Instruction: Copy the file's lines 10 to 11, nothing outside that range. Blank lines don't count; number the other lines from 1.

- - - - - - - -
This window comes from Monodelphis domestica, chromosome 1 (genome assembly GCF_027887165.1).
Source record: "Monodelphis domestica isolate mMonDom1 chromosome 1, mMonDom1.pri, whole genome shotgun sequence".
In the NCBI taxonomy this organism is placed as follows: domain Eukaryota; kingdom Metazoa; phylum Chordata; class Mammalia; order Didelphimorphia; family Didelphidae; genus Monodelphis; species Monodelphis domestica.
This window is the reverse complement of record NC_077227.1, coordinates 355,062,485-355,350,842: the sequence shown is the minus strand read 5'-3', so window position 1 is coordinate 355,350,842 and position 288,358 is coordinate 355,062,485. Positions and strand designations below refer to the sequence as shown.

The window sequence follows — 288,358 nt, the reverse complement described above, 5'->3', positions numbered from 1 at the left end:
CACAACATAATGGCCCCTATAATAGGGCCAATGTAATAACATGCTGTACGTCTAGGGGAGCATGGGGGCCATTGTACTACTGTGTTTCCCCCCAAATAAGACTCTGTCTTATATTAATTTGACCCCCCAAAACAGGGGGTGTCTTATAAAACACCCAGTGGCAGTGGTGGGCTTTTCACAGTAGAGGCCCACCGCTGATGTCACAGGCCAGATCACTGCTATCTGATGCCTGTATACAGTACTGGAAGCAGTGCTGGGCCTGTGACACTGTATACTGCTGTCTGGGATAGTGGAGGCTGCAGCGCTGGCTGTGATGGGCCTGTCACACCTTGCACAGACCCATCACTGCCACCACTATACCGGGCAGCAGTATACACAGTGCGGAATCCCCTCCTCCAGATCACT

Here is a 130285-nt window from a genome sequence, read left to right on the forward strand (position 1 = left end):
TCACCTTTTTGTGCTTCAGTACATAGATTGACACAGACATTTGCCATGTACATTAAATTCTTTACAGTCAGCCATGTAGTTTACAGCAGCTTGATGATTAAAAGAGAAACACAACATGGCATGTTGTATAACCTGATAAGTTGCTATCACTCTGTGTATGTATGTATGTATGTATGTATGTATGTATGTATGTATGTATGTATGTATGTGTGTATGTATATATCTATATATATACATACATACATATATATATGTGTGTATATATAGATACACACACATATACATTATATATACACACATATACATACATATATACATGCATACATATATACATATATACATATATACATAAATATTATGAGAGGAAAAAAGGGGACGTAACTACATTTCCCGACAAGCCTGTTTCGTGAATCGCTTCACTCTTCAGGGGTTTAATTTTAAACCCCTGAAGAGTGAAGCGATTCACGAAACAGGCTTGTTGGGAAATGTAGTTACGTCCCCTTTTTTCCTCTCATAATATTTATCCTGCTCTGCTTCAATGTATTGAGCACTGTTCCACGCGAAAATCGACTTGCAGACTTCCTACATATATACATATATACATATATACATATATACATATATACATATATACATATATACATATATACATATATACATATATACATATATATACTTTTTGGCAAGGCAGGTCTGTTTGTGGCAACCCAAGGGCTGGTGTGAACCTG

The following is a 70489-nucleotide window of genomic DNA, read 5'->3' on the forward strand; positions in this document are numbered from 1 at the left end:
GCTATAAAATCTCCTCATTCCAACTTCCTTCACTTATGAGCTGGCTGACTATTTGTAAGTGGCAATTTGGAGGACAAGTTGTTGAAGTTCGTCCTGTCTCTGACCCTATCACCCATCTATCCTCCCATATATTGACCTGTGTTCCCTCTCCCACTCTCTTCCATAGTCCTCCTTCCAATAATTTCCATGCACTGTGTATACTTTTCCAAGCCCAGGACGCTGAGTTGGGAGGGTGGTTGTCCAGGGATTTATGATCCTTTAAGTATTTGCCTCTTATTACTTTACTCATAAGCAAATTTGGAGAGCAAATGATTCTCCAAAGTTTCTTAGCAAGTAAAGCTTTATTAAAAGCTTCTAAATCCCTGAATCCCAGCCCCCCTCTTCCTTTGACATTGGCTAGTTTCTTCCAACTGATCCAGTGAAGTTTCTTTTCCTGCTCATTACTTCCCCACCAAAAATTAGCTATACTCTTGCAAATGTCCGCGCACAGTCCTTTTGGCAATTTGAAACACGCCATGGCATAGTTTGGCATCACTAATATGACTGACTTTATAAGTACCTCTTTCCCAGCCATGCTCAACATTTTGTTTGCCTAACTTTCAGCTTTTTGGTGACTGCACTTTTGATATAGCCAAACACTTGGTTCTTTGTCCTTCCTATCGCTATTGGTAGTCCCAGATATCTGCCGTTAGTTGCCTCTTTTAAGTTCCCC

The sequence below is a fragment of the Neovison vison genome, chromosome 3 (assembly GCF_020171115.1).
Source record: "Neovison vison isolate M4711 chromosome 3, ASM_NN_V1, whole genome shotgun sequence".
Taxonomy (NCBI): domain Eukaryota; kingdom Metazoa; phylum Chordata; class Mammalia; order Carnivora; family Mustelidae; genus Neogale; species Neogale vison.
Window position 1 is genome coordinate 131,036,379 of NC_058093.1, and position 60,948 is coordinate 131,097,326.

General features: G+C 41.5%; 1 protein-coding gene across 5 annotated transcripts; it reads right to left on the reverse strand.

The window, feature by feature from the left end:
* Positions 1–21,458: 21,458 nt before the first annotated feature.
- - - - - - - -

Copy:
GCTATAAAATCTCCTCATTCCAACTTCCTTCACTTATGAGCTGGCTGACTATTTGTAAGTGGCAATTTGGAGGACAAGTTGTTGAAGTTCGTCCTGTCTCTGACCCTATCACCCATCTATCCTCCCATATATTGACCTGTGTTCCCTCTCCCACTCTCTTCCATAGTCCTCCTTCCAATAATTTCCATGCACTGTGTATACTTTTCCAAGCCCAGGACGCTGAGTTGGGAGGGTGGTTGTCCAGGGATTTATGATCCTTTAAGTATTTGCCTCTTATTACTTTACTCATAAGCAAATTTGGAGAGCAAATGATTCTCCAAAGTTTCTTAGCAAGTAAAGCTTTATTAAAAGCTTCTAAATCCCTGAATCCCAGCCCCCCTCTTCCTTTGACATTGGCTAGTTTCTTCCAACTGATCCAGTGAAGTTTCTTTTCCTGCTCATTACTTCCCCACCAAAAATTAGCTATACTCTTGCAAATGTCCGCGCACAGTCCTTTTGGCAATTTGAAACACGCCATGGCATAGTTTGGCATCACTAATATGACTGACTTTATAAGTACCTCTTTCCCAGCCATGCTCAACATTTTGTTTGCCTAACTTTCAGCTTTTTGGTGACTGCACTTTTGATATAGCCAAACACTTGGTTCTTTGTCCTTCCTATCGCTATTGGTAGTCCCAGATATCTGCCGTTAGTTGCCTCTTTTAAGTTCCCC

The sequence below is a fragment of the Neovison vison genome, chromosome 3 (assembly GCF_020171115.1).